Apex sat down with Ian Amit, Chief Security Officer of Cimpress to discuss his views on what it means to be an innovative CSO today while remaining a business enabler. With over a decade of experience in diverse security fields he shares his experience and advice.

Q: What is IT security doing to support innovation in the enterprise?

A: First and foremost, ensuring that security understands the business needs as far as direction (technologically) and strategy. Then security complements said strategy and not only ensures it is taken through secure means, but also further enables it to take additional risks.

Q: What is the single most important thing CISOs should be focusing on today?

A: Understanding and prioritizing the risks for the business. It’s not a question of a technological vulnerability “du jour” to be addressed (especially if it does not affect the organization’s threat model) and more about being able to correctly utilize the resources at hand to most effectively address the actual relevant risks.

Q: How can you best describe the relationship between the CIO and the CISO in the enterprise?

A: Independent. The CIO and CISO have potential conflicting views when it comes to technology, and hence should be independent of each other.

Q: Should IT security be a business enabler?

A: Absolutely. IT Security should never come from a “NO” approach, and by definition should enable the business to pursue whatever course of action it deems the most beneficial.

Q: How do you stay abreast of the trends and what your peers are doing?

A: Beyond the continued technological education, working and engaging with peer CSOs and CISOs has been the most beneficial for me as far as keeping up with the news, and mostly around how other executives are meeting their challenges. Forums where there are curated discussions where the members drive the conversations have been the most effective in doing that.

Q: How have you searched for and found the best vendors for your organization?

A: It is a constant cycle of looking for the right vendors for the organization, and in my view the value of VARs have diminished significantly over the years and are only used to secure the best price point for a product. For me the focus on products is shifting, and I’m spending more on training my internal resources, while augmenting them with the right products. That means continuously challenging our operating model, and also the products we use.

Q: What is the difference between a CISO and a CRO (Chief Risk Officer)?

A: There is definitely a lot of overlap from my perspective, and I feel like a CRO is only applicable in organizations where the majority of the risk contains not only non-information elements, but is highly biased to financial or legal elements. In more “traditional” organizations, I believe that a CSO (who has all security in scope, not just information security) is the executive role responsible for risk overall, and can be coupled with a strong internal audit function to provide full risk management coverage for the organization.

Q: How has the role of the CISO changed over your career?

A: At the beginning of my career, CISOs were mostly IT-Security managers. The scope and focus of those roles has been mostly limited to technology risk and managing the security of the infrastructure and the technology stack. Modern CISOs, and especially CSOs are tasked with a broader scope which includes the social as well as physical elements of security of the organization.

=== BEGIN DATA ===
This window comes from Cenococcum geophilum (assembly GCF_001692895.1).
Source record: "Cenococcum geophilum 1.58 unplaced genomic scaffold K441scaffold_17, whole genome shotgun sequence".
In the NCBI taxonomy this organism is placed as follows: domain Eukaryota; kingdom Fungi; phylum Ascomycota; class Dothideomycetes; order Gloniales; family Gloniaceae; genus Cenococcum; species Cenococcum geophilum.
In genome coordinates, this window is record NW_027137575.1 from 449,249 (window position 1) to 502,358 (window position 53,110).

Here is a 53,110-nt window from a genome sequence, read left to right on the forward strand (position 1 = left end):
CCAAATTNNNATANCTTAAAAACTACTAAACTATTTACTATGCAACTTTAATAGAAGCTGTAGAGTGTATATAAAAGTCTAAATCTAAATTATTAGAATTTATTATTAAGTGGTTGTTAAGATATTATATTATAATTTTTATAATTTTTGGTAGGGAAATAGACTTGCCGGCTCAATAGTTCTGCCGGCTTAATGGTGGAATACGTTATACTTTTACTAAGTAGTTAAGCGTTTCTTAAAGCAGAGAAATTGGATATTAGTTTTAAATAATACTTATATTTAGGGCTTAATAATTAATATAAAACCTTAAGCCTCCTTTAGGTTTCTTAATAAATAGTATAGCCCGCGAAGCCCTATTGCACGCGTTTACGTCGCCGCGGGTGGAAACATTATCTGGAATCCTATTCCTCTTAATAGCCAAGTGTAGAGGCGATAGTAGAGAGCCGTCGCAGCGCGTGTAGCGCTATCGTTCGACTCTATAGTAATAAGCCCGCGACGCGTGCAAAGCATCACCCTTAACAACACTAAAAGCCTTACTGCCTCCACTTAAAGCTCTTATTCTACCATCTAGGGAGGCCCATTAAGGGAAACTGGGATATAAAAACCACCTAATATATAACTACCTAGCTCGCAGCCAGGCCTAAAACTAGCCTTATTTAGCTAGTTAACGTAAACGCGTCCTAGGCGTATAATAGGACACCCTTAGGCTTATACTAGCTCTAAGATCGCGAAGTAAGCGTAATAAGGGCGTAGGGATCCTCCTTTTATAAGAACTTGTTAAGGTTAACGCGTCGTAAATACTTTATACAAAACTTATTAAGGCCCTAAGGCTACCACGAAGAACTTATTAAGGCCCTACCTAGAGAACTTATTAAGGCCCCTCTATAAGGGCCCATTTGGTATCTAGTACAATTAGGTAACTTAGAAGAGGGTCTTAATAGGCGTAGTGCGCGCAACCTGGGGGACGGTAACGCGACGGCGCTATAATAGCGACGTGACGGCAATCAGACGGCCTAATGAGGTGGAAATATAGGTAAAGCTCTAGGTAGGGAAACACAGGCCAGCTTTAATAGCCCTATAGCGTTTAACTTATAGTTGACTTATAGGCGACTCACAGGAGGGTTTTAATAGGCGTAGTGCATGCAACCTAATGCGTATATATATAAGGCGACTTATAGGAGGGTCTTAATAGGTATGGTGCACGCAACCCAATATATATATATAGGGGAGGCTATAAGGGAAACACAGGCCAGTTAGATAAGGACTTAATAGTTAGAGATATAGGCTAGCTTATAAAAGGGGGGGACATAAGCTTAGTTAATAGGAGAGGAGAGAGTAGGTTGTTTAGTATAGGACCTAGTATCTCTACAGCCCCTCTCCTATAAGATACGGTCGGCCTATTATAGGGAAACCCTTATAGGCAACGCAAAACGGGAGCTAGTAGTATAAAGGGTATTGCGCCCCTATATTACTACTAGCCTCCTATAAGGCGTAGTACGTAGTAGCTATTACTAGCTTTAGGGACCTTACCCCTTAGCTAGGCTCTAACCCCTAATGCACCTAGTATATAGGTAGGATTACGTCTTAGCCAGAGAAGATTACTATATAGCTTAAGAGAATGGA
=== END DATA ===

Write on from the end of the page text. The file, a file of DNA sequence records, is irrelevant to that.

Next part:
Q: What advice would you give an early stage CISO joining an enterprise organization?

A: Communication is key. Being able to have discussions with your peers in the executive management is critical, and this includes learning to formulate risk in business terms. Only then the application of “our” domain knowledge becomes applicable. One of the most common mistakes I’m seeing with CISOs in general is gravitating back to the engineering-heavy comfort zone where a lot of them came from, while losing focus over the actual missions which is to secure the organization and enable it to advance.

 

Discussions with Malik Bernard on the pathway to cyber success

 

Apex sat down with Malik Bernard, Executive Head, Cyber Governance (Cyber Security and GRC) at the City of New York to discuss the cyber journey. With over 20 years overall in the space of Cybersecurity, Enterprise IT Strategy and Design, Vendor Management coupled with IAM and DLP program implementation, he shares his experience on the pathway to cyber success.

Q: What is IT security doing to support innovation in the enterprise?

A: This is an interesting question; On its face, a simple question; but if you give it some thought, there has to be a distinction between IT Security and  how it supports Cyber. Within IT Security, one may look at Data, Hardware/Software and Artificial Intelligence. I know from performing hands on labs, working with industry leaders, and analysts, the trend is towards

  • Hardware Authentication
  • Machine Learning coupled with Behavior Analytics
  • Cloud Security or should I say, better cloud security, beyond Firewalls, Storage etc. In this space, virtualization still rules and the implementation of Virtual IPS/IDS is paramount as part of an overall Cloud security strategy.

Q: Should IT security be a business enabler?

A: Everyone and every department, should support the business through smart hiring, defined, well documented processes and procedures and with appropriate technologies.

Q: How do you stay abreast of the trends and what your peers are doing?

A: I listen to smarter people than myself. I have within my circle of whom I trust, those that are non-bias individuals who aren’t afraid to tell me no, share with me what they really think and I attend a few workshop forums yearly to challenge and stretch my knowledge.

Q: How have you searched for and found the best vendors for your organization?